The January 2010 issue of the World of Interiors featured a stair that I just couldn't get out of my head; it looked so familiar. The Copenhagen police headquarters is a masterpiece of modern Neoclassicism from the 1920s that contains this gem.
This image looking up towards the skylight finally reminded me of where I had seen this before. Nature!
The spiral stairs perfectly mimic the shape of a chambered nautilus shell. Does this prove that most beauty is derived from nature? Perhaps not, but it sure is an arguement for the statement!
Arguably, the most important room to the mistress of a 18th century house is her boudoir. The derivation of the word is from the French word Bouder or 'to pout' . Here she can unwind in her own personal space, far from the worries of her household (simliar to a 'mancave' today I think)! Technically, the boudoir is a private sitting or dressing area off of a bedroom. In the case of the Petit Trianon, this little room has some big impact, impressive features!The room lies in the northeast corner of the first floor, in between the Salon (to which there is a jib or secret door) and Marie Antoinette's bedroom, marked in blue above.
Here in her private sanctuary, Marie Antoinette would entertain her closest friends (the bedroom was still a semi-public space at the time) and nap. Rather than draperies which posed a security risk, the room was lined with very simple boiseries with inset mirrors that at the turn of a crank in the room below, recede into the wall exposing the window on the east wall and the french doors to the terrace on the north wall. Many of the details match that of the adjacent bedroom, including the pale blue color scheme. However, as this is a less public space, the boiseries are even simpler than in the bedroom. They saved the most showy spaces for the public, much as we do today in our own homes. The level of ornateness often would correspond to the level of privacy held by the space. Above you can see the mirror half covering the window. While in the full height position, the mirrors act as part of the paneling and you can't even tell they are covering anything. A daybed (for naps or lounging) as well as a tea table with comfortable chairs furnish the room. I wish I had a better photograph of the fireplace than the one above, but the drawing below shows it in detail. Beautiful white marble, delicate carvings and the diminutive scale emphasize the femininity of the small space.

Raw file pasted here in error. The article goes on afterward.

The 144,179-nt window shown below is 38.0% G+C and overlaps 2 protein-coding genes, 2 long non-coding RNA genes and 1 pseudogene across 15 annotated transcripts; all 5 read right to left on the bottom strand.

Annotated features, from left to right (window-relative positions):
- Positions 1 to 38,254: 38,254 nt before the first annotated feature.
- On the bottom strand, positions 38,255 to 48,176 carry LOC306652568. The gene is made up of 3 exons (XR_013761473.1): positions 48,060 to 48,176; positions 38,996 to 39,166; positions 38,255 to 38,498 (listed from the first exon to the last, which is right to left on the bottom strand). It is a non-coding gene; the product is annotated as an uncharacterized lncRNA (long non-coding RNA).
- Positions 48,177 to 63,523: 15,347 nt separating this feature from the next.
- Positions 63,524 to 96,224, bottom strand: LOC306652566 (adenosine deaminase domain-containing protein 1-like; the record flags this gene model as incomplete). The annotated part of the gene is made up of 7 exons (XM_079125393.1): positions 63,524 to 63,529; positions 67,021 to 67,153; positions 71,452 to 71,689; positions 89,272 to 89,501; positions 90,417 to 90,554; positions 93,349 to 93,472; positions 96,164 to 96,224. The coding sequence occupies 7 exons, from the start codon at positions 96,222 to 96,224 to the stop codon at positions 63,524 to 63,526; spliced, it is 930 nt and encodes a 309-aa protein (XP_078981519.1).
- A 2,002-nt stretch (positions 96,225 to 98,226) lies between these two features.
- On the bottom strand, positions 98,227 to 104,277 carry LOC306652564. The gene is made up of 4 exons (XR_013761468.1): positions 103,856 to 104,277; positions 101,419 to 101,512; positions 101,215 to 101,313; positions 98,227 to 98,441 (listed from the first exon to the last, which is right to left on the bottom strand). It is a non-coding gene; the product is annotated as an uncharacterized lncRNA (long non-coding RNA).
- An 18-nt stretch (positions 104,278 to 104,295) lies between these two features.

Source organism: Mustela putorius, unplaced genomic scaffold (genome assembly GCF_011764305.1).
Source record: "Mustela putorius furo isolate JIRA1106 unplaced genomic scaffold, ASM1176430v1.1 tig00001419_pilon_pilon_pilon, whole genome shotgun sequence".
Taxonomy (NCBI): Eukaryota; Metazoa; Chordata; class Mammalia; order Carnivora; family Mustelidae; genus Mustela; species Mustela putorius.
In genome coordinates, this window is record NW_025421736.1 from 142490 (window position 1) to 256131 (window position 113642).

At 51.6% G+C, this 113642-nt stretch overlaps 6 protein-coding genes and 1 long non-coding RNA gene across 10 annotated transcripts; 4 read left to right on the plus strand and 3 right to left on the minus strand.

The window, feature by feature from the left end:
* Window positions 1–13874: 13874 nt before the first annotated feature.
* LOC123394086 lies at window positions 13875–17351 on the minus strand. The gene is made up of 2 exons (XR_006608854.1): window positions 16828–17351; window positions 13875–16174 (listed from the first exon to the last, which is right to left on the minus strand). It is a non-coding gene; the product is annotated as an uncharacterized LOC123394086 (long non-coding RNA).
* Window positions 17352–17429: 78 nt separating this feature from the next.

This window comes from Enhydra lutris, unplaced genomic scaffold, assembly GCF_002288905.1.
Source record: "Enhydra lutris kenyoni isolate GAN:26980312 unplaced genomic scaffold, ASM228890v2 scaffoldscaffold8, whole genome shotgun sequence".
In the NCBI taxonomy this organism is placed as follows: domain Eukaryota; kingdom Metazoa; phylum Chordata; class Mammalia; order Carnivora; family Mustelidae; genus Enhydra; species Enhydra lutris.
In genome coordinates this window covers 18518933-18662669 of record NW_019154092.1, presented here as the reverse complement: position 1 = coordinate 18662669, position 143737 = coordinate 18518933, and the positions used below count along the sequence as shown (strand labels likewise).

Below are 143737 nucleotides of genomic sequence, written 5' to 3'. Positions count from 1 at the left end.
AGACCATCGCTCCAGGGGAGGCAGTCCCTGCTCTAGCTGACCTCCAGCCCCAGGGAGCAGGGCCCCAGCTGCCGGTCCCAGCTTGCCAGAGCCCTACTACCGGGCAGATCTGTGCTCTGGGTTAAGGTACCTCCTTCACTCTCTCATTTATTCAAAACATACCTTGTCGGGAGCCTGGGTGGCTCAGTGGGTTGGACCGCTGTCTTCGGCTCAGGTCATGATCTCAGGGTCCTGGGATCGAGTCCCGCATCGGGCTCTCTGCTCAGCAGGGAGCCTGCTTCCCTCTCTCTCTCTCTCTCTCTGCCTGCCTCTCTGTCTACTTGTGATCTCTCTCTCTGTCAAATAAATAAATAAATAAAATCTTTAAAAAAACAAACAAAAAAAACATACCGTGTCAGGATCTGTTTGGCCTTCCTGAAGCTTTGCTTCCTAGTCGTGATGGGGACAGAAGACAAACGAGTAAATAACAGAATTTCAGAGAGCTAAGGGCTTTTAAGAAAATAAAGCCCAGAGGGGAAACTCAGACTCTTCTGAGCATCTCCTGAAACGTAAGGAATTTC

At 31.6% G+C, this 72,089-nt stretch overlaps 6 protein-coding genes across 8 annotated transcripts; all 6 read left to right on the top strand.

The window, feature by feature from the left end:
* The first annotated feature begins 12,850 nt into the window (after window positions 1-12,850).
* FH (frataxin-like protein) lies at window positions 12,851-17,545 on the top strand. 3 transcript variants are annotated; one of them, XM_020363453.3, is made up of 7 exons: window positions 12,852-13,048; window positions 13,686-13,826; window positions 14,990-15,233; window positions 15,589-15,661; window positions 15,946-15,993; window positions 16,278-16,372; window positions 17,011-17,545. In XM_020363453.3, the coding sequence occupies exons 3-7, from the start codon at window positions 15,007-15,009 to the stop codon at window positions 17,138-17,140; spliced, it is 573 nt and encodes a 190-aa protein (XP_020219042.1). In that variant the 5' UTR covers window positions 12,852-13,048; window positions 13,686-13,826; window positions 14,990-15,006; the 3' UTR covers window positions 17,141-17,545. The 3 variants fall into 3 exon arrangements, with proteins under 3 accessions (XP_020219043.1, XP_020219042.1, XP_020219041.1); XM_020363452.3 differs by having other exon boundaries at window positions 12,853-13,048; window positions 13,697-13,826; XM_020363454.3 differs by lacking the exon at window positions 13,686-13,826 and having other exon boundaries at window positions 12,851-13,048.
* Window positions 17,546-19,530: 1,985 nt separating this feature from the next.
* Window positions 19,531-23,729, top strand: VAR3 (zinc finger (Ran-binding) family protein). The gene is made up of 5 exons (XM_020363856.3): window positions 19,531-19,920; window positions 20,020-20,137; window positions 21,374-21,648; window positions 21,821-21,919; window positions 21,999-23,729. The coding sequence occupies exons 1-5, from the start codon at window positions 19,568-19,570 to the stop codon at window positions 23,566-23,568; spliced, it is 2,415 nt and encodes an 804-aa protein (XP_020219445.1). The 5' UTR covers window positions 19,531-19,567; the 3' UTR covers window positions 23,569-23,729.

The room in the service quarters below houses the 2 mirrors when they are lowered, which then in turn cover their windows. Here you can see the mirror from above which is half covering the above window and starting to be visable in the servants quarters.
Amazing 18th century technology that is still marvelous (and functioning)!